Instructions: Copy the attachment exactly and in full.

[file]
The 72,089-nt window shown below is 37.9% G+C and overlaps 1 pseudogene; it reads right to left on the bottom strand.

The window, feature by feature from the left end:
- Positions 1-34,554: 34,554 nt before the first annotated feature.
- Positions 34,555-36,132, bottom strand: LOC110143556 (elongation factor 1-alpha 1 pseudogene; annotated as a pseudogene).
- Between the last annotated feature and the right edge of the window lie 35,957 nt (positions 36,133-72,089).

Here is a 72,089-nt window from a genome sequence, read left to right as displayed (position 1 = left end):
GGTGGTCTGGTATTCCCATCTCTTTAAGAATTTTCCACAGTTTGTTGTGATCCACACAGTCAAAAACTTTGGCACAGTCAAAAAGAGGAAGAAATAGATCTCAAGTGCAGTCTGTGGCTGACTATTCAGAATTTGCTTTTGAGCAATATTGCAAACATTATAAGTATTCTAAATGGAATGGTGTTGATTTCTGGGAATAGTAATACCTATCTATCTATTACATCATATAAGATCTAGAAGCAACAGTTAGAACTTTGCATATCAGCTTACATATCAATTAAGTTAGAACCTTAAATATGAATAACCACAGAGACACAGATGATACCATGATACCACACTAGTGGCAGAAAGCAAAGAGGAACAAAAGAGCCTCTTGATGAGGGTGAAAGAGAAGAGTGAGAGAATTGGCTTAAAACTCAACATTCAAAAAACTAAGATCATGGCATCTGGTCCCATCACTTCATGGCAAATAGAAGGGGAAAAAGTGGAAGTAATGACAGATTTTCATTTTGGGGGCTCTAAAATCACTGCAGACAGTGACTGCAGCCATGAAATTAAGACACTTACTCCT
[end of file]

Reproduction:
The 72,089-nt window shown below is 37.9% G+C and overlaps 1 pseudogene; it reads right to left on the bottom strand.

The window, feature by feature from the left end:
- Positions 1-34,554: 34,554 nt before the first annotated feature.
- Positions 34,555-36,132, bottom strand: LOC110143556 (elongation factor 1-alpha 1 pseudogene; annotated as a pseudogene).
- Between the last annotated feature and the right edge of the window lie 35,957 nt (positions 36,133-72,089).

Here is a 72,089-nt window from a genome sequence, read left to right as displayed (position 1 = left end):
GGTGGTCTGGTATTCCCATCTCTTTAAGAATTTTCCACAGTTTGTTGTGATCCACACAGTCAAAAACTTTGGCACAGTCAAAAAGAGGAAGAAATAGATCTCAAGTGCAGTCTGTGGCTGACTATTCAGAATTTGCTTTTGAGCAATATTGCAAACATTATAAGTATTCTAAATGGAATGGTGTTGATTTCTGGGAATAGTAATACCTATCTATCTATTACATCATATAAGATCTAGAAGCAACAGTTAGAACTTTGCATATCAGCTTACATATCAATTAAGTTAGAACCTTAAATATGAATAACCACAGAGACACAGATGATACCATGATACCACACTAGTGGCAGAAAGCAAAGAGGAACAAAAGAGCCTCTTGATGAGGGTGAAAGAGAAGAGTGAGAGAATTGGCTTAAAACTCAACATTCAAAAAACTAAGATCATGGCATCTGGTCCCATCACTTCATGGCAAATAGAAGGGGAAAAAGTGGAAGTAATGACAGATTTTCATTTTGGGGGCTCTAAAATCACTGCAGACAGTGACTGCAGCCATGAAATTAAGACACTTACTCCT